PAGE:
After first round playoff exit, Wiley discusses Central girls’ season

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Central’s Grace Kuehl brings the ball up the court on a fast break. (Photos by Bev Hamann)

Ashlyn Scherf looks for an open teammate in the Warriors’ first round playoff loss to West Central.

By Willis Patenaude, Times-Register


The Central girls basketball season began with three wins in a row, behind a formidable offense and a defense worthy enough to carry the load. It ended, however in the exact opposite fashion, with a three-game losing streak, an offense that struggled to score over 30 points a game and a defense that could not hold. 


The season ended last week with a 49-38 loss in the final regular season game against Turkey Valley, followed by a 44-33 loss to West Central in the first round of the playoffs. 


“We had an up and down season on the basketball court in terms of victories, but in every game, there were positive things from our ability to rebound, cause turnovers from the opponent or attacking the rim to get on an offensive run,” reflected head coach Mark Wiley. “We relied on our zone defense often too much, and we need to get more assertive with our man-to-man defense. Our ability to shoot the basketball was a struggle, and really becoming a great shooter is a year-round process. We had a lot of inexperience on the court and our youthfulness showed through.”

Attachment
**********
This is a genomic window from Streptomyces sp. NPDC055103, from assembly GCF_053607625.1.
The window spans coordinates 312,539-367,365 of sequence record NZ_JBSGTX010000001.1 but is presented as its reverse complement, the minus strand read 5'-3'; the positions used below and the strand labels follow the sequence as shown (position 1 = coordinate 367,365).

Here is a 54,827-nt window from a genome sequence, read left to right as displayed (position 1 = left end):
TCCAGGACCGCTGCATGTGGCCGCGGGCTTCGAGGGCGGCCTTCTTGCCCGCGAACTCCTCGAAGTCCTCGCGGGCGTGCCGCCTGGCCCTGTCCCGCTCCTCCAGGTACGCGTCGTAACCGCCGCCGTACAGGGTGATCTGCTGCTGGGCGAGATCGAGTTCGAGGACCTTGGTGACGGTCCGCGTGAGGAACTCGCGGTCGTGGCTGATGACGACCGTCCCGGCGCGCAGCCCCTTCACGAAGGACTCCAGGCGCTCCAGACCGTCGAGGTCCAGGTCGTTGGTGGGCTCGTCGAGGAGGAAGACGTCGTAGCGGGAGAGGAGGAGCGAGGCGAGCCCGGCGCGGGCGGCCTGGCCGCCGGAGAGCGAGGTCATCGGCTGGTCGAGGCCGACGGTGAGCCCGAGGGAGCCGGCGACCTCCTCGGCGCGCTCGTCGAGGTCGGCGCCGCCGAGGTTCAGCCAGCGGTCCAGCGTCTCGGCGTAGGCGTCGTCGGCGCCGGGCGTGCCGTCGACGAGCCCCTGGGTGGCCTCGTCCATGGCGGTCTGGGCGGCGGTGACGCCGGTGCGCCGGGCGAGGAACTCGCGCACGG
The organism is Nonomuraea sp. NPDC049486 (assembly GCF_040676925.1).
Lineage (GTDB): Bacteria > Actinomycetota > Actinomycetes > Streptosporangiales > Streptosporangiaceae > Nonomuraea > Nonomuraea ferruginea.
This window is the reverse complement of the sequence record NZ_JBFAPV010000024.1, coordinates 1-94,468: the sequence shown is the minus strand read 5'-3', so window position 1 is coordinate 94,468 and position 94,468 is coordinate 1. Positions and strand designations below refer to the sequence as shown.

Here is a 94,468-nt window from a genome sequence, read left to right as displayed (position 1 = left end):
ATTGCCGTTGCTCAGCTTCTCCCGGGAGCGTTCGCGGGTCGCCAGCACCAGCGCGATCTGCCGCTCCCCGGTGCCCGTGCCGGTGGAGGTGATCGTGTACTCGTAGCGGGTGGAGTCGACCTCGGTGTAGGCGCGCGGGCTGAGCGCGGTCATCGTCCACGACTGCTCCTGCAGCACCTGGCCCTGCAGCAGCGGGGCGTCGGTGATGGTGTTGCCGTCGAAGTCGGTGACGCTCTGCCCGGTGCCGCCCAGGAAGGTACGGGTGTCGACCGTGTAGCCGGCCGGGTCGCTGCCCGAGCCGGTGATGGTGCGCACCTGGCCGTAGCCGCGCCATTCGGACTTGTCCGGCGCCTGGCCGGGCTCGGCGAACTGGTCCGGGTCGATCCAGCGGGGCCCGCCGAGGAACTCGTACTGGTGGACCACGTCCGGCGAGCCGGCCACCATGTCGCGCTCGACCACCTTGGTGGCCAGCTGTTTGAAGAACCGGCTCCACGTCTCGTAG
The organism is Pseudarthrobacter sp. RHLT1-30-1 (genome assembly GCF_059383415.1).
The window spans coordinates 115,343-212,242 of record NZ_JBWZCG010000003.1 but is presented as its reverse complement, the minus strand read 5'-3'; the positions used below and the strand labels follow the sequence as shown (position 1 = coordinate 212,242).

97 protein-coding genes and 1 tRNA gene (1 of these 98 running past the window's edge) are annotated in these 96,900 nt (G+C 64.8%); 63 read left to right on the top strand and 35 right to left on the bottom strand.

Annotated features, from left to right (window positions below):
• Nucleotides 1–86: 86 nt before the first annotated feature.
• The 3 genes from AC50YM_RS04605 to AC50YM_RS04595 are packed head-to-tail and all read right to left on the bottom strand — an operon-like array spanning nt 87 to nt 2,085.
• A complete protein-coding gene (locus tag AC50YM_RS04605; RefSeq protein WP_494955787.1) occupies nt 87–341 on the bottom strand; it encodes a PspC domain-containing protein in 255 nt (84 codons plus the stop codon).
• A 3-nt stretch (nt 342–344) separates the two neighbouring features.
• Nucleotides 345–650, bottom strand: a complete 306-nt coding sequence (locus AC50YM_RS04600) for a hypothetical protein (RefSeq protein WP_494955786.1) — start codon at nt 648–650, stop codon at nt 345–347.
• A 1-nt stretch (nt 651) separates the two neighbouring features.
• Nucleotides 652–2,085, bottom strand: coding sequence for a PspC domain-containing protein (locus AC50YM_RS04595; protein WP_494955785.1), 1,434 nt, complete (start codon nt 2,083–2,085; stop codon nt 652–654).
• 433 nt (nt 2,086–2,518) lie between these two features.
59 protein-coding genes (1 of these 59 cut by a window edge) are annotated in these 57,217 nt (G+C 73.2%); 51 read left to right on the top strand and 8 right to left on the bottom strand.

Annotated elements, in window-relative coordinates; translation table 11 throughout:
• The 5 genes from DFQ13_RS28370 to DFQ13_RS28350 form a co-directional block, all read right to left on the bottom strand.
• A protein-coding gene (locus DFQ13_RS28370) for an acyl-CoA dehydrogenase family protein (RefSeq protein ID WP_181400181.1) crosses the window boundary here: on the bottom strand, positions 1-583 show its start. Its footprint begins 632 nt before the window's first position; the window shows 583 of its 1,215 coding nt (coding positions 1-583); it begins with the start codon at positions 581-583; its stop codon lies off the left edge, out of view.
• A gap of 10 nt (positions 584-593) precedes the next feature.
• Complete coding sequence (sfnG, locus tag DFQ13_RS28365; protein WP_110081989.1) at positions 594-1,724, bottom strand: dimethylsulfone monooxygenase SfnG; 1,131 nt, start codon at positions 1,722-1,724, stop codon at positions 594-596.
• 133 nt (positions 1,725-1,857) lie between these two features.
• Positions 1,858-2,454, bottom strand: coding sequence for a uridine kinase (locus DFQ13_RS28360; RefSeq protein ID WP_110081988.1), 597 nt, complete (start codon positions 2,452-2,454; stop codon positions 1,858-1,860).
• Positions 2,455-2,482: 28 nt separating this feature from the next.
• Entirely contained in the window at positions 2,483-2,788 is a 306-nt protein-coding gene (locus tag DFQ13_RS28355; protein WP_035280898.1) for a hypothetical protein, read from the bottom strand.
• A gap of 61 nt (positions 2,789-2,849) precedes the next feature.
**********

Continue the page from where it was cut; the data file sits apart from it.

The game against Turkey Valley started off well, as Central took a four-point lead into halftime. But between adjustments, Warrior turnovers and a third period where the Warriors were outscored by 11 points, Turkey Valley was able to pull away to victory. 


Points were hard to come by, and only Delaney Scherf, with 15, scored in double digits. Abby Cummer and Ashlyn Scherf each had six points in the game, while Grace Kuehl had four, Lexi Loan had three and Carly Kluesner had two. 


The team shot a decent 41.2 percent from the field, which was higher than Turkey Valley’s 28.6 percent, but the Trojans had 22 more shot attempts and won the free throw battle, making 12 of 19 while the Warriors made nine on just 11 attempts.